Contents and Arrangement Expanded View

Collection Overview

Mabille, A.
Estillac Plantation Records
Manuscripts Division
Permanent URL:
1665-1813 (mostly 1752-1783)
1 box
Storage Note:
  • Firestone Library (scamss): Box B-001095


Consists of over sixty letters and related documents concerning the Estillac sugar plantation in the French colony of Saint-Domingue (now the Republic of Haiti) from the late 1750s through the early 1780s. Many of the letters are addressed to A. Mabille, a Paris-based hatter, trustee, and creditor, and pertain to the operations and troubled finances of the plantation under the management of Guillaume Claude Besson and Jean Guillaume Robillard.

Collection Description & Creator Information

Scope and Contents

Consists of business correspondence and documents concerning the Estillac plantation (also known as "Le Bonnet au Grand Boucan") in the French colony of Saint-Domingue, which is now the Republic of Haiti. Materials largely pertain to the operations and troubled finances of the plantation from the late 1750s through the early 1780s under the management of Guillaume Claude Besson, and later, Jean Guillaume Robillard. Many of the letters are addressed from various creditors and persons responsible for maintaining the Estillac plantation to Monsieur A. Mabille, a Paris-based hatter, trustee, and creditor. In total, there are over sixty letters, as well as several financial and genealogical documents related to the property and the families who managed it.

The correspondence primarily deals with various agricultural issues, particularly land acquisition and sugar production, the slave trade, financial difficulties, and problems with creditors. After Guillaume d'Aubarède, Marquis d'Aubarède (1717-1795) acquired a stake in the property from the Estillac family, Guillaume Claude Besson managed the plantation's operations. The collection includes letters to Mabille from the Marquis d'Aubarède, as well as a number of letters from Besson, who reports on the many difficulties he encountered, including partial abandonment of fields, dealing with creditors and settlers, the strenuousness of the labor, and diseases decimating enslaved laborers on the plantation. Besson's letters also present proposals for addressing the problems facing the plantation, such as his plan to abandon sugarcane production in favor of coffee and cocoa.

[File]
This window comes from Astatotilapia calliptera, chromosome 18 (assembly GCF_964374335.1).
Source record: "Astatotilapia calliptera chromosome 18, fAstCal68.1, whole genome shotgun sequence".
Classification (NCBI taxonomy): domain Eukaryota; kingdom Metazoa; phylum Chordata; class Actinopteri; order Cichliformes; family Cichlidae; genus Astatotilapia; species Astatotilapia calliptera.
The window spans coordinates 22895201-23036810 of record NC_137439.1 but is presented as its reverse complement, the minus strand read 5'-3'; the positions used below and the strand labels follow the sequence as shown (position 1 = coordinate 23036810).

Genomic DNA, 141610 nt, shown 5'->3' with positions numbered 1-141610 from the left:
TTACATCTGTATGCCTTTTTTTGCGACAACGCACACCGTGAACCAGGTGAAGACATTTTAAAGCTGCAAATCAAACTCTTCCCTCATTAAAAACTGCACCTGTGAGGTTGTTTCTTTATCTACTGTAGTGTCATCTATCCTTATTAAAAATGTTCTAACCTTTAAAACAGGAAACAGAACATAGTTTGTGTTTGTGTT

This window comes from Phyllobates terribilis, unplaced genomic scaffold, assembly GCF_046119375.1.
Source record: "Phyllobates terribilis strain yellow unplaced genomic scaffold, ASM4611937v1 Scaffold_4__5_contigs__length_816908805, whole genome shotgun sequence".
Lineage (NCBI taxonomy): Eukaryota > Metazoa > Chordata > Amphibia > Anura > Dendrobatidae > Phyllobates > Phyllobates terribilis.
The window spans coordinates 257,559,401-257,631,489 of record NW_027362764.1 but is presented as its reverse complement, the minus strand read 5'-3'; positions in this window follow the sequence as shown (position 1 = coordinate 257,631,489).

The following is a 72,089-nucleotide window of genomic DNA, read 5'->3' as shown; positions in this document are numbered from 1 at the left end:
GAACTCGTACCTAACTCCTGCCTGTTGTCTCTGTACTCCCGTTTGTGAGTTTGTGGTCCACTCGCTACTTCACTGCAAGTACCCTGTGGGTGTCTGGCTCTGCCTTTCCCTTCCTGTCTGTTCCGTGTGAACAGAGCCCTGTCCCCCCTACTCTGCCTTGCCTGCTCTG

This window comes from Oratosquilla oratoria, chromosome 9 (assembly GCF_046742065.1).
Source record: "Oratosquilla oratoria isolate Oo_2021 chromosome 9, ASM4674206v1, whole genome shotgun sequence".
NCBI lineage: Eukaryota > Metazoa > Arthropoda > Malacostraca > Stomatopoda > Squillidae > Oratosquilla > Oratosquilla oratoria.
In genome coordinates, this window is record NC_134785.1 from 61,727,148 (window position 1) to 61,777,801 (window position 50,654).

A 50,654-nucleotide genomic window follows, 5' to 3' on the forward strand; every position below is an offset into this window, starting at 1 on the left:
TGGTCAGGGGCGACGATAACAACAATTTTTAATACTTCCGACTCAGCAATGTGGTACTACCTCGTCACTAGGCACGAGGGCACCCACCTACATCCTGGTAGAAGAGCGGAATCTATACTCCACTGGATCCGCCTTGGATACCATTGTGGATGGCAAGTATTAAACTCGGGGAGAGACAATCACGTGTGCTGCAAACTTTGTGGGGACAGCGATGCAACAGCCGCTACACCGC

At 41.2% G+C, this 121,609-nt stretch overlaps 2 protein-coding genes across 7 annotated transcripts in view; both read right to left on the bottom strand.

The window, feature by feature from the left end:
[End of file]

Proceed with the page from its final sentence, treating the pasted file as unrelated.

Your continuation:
The Estillac plantation later passed into the hands of the Robillard family, whose letters describe the precise state of the property, sugar mills, and enslaved laborers as the family found them when they took over the management of the plantation. In particular, these letters relate the terrible physical condition of 155 enslaved laborers who were suffering from a tropical skin disease called "yaws," as well as the Robillards' plans to seek monetary damages and reimbursement for their care. The collection also contains letters from Lory, Plombard, and Compagnie, French traders based in Cap‑Français (Cap-Haïtien), who warn against investment in the plantation crops of Saint-Domingue, and advise speculation, instead, in the slave trade.

Additionally, there are letters from or mentioning individuals belonging to the families of Rohault, Bertrand de Laroque, De Ste. Marie, Gauthier, La Baron, Angot, Estillac, Mauny, De Survarenne, De la Borderie, and Guerin, as well as a genealogical table of the Robillard family. Some letters also mention war news and other current events, including the arrival of the squadron of Charles Henri, comte d'Estaing (1729-1794) in 1764.


Arranged chronologically.